"During the Carlisle Day Celebration, they really enjoyed the stage," Glover said.
The total cost of the stage so far is $26,189, not including in-kind labor or Central Arkansas Planning and Development District Administration fees. Glover said the $30,000 grant for the stage was a $15,000 matching grant. He said the city also received $5,000 in appropriated funds from state Sen. Walls McCrary, D-Lonoke, to be put toward the cost of the stage, leaving the city’s part at about $10,000 or less.
Alderman Joe Cunningham questioned if a payment of $5,891 to J and B Concrete was for labor alone. Glover said the cost was only for labor. Cunningham said before the stage size was reduced to save money, they received a bid for $8,937 for materials and labor, excluding the block. He said if the additional costs of materials is added to the $5,891 for labor, then the total cost will be more than $11,000 for concrete work, which exceeds the cost originally quoted by J and B Concrete.
Glover agreed with Cunningham but said the invoices had already been paid, and it was too late to make any changes at this time. Cunningham said payment made for the concrete work was an outrageous amount for what little work was done.
City Attorney Mike Stuart suggested a committee with knowledge in this area should be assigned to oversee these projects in the future. Stuart said by having someone with knowledge of labor and material costs, hopefully the city could avoid any questionable charges in the future.
The Bobby L. Glover Highway project is now complete. Glover said Graves and Associates of Pine Bluff have finished the three-lane highway widening project between Nick’s Bar-B-Q and Interstate 40.
"The highway is very nice," Glover said. "Nothing but good comments about the Bobby L. Glover highway."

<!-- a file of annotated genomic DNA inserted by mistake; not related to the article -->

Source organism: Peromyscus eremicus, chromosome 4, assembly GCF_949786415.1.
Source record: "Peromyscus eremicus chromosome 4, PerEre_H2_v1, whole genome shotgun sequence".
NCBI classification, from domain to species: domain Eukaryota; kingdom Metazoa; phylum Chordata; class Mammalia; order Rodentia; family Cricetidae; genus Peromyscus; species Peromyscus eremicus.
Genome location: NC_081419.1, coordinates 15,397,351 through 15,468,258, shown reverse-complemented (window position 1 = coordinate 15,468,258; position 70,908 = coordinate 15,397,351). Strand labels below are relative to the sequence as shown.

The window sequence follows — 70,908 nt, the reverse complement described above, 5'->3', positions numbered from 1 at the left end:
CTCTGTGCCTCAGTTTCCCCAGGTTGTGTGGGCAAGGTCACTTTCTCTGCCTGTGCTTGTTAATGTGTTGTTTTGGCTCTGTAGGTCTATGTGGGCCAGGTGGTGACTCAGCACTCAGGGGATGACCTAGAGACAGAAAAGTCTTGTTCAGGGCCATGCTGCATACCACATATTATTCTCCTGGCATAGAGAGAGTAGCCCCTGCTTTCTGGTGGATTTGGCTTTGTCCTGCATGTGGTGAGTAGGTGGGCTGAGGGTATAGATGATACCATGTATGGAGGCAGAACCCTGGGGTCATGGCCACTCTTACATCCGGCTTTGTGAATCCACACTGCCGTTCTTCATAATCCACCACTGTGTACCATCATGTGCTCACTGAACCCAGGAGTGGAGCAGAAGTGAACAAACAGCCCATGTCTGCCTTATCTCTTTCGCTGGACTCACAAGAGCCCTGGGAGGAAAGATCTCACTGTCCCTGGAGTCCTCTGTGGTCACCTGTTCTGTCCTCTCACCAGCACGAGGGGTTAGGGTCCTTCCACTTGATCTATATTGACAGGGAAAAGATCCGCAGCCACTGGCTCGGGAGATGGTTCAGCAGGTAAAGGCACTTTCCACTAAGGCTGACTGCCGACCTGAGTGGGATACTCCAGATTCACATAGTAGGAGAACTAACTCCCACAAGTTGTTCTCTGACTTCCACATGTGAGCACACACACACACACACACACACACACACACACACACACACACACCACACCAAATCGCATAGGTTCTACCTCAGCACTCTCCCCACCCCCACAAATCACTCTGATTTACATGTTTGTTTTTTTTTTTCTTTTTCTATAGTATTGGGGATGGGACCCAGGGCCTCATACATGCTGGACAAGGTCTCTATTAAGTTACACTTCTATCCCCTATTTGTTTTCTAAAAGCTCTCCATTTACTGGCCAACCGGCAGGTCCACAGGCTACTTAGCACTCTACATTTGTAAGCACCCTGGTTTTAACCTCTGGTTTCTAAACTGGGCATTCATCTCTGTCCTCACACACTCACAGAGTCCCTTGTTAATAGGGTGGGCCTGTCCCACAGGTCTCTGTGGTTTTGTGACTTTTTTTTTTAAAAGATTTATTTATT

Alderman Mike Walker complimented Graves and Associates for the work they did and the little down time the business had during the construction.
"They did a great job," Walker said.
Construction of the new police and court building soon will be under way. For the council’s approval, architect Ray Lindsey of Paragould presented a drawing of the new police and court building. At 4,400 square feet, it is designed with necessities for the police and court areas as well as four two-man cells and a exercise yard. Glover said he plans to have the building blend in with the current buildings, so that it does not look like a brand-new building downtown.
Glover said the Arkansas Department of Correction Inmates continue to tear down the old city hall building in preparation for the new building’s construction. He said if the plans are approved, then the city could begin bidding the project out while the demolition continues. Cunningham said he would like the council to meet with Lindsey, police Chief Eric Frank and Judge Joe Svoboda to make sure the project is within jail standards, budget and meets the needs of the police and the court. Glover said he would schedule a meeting within the next week. No action was taken.
The Carlisle Municipal Airport has received a $240,000 to overlay the north-south runway at the airport. Glover said he is unaware if the project has begun at this time. He said the rental hangars are currently full and with several on a waiting list for a new hanger. Glover said aviation grant funding is running low, and it may be a while before the airport can apply for a new hangar.
Alderman Jon Plafcan was absent from the meeting. The next city council meeting will be at 6 p.m. Aug. 21 in the Civic Center.